some has been putting him in a bad light. Guess what? He doesn't like Fake news
now.

It's not always easy to spot fake news, but I think most of the major media is trying
to print the facts. The big thing I do notice with the major press is they tend to print
the news they like, and drop what they don't. So it's factual in part, but sometimes
not saying is almost as bad as a lie. Polititicans are bad at telling half truths.

The government does keep a voting record of those in our legislature. So find that
record and you can see what your representive supports.
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Offline Acton

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Re: The scourge of fake news.
« Reply #8 on: January 21, 2017, 01:10:28 am »
There are few  areas of fake news: first fitting  the news around a narrative rather than reporting facts by investing and interviewing the subject. Second  reporting  what  newspapers reported, but  do not check  the facts.  Third reporting  by goggling a web page and cut and paste as a story.   During  the election,  the media  simply  defaults  of setting up a narrative and fitting the news  around the narrative instead  of reporting the facts. In the Primary Trump was the candidate, and during the general election campaign Hillary was up  by  four point and would win the election. It was not lost on me  95% of the  "reports" were reported talking to reporters. I cannot  remember any report were the entire story was based taking to  ether the campaign or a man of the street report.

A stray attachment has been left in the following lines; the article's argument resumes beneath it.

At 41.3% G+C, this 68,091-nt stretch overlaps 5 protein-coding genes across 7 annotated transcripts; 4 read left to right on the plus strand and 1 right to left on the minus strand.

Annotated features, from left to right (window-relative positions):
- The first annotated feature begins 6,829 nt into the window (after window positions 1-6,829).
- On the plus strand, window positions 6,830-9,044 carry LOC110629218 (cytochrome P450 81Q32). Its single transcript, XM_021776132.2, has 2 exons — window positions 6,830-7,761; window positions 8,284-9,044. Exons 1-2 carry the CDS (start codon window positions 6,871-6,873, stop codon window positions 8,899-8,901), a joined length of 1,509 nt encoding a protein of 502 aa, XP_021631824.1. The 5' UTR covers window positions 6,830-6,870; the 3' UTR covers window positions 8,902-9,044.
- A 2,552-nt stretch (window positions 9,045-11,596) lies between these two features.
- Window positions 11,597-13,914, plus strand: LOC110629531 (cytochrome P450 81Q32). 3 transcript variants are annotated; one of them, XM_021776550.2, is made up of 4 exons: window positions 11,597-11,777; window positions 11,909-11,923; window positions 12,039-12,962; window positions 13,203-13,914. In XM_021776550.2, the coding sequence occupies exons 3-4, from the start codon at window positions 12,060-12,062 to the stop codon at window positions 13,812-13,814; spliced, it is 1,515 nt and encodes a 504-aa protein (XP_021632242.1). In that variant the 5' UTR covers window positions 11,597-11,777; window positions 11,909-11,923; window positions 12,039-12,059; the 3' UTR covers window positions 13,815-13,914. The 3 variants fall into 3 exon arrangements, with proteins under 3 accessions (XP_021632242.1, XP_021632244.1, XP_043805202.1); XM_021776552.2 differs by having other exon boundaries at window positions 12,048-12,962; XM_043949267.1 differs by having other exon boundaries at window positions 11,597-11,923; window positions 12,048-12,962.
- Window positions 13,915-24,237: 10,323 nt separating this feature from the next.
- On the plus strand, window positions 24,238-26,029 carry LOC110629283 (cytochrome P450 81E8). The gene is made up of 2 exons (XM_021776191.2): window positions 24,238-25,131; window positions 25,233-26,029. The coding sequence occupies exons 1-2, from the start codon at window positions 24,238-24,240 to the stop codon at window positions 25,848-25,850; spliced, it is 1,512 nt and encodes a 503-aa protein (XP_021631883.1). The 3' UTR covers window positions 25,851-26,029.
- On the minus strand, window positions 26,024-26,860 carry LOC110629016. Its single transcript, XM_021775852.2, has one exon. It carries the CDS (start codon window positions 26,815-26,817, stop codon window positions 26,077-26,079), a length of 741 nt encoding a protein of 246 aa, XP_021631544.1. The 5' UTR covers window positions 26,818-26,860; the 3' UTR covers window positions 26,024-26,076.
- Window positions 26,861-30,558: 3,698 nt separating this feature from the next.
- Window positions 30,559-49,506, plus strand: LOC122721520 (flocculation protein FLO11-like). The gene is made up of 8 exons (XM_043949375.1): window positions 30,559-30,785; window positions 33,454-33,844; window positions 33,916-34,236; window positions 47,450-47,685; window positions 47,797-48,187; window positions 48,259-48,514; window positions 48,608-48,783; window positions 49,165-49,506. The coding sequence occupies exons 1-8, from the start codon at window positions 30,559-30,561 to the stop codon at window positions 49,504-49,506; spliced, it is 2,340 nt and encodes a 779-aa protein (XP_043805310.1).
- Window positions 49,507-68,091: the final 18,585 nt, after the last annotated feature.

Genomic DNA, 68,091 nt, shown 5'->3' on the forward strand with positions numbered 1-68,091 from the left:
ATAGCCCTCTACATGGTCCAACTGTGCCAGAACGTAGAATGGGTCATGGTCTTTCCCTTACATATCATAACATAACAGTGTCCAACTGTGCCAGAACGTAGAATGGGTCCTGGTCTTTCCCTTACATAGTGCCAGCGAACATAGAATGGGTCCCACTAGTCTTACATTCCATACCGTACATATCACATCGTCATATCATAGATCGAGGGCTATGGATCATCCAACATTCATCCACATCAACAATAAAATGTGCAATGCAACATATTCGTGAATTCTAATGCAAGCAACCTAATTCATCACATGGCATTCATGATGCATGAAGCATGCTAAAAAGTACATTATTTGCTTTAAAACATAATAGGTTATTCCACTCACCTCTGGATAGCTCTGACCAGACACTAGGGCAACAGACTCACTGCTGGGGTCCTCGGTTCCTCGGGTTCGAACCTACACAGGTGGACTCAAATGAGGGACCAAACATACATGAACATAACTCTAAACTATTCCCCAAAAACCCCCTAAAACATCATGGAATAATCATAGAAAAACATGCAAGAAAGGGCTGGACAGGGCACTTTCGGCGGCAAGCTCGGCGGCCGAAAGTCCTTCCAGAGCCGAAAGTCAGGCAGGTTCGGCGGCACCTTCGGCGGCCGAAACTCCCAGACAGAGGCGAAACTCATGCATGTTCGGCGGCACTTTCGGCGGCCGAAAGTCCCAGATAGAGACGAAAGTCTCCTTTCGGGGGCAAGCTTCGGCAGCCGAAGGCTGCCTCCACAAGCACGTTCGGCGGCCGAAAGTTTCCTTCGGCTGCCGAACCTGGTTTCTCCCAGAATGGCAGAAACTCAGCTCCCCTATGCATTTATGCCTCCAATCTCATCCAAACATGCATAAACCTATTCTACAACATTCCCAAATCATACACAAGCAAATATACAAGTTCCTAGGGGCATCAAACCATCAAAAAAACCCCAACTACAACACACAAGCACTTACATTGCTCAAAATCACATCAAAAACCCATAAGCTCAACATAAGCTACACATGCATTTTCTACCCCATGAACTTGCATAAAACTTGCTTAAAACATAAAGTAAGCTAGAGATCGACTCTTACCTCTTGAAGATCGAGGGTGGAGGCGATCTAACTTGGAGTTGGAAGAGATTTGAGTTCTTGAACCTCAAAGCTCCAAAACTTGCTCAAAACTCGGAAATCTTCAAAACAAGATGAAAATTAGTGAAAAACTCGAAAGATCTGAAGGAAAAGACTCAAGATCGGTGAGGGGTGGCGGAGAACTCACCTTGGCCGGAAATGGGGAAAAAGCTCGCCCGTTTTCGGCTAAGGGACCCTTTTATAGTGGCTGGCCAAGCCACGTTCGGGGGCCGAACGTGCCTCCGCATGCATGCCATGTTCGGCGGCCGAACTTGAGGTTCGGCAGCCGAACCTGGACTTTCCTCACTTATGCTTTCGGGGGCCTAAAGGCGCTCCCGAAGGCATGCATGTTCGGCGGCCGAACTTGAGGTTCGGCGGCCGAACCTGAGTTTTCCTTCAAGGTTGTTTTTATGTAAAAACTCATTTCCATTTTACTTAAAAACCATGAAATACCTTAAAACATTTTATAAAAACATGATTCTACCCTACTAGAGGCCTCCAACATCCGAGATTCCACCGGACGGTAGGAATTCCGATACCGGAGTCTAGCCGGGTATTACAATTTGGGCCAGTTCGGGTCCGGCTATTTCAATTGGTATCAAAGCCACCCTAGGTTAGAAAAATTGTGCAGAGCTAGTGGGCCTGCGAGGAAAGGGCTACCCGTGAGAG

But also I concern how the media has given up  investigate and interview journalism for cut and pasting what is found  on Google. I use Google  aggregation to find news stories for my Hello Kitty and  Furry blogs.  One too  many new sites just cut a past a story for another new site without  any fact check  on the  source.   Leaving politics did you remember  the “touching” story of  the Five Year Old dying  in Santa’s arm.  It was  reported  by the Knoxville News-Sentinel and the national and international news agencies repeated t he story, unvetted  until it was uncritically reported as  fact.  Upon reexamining the story, Knoxville News-Sentinel had to disclaimer that  they could not prove or disprove the facts of the story.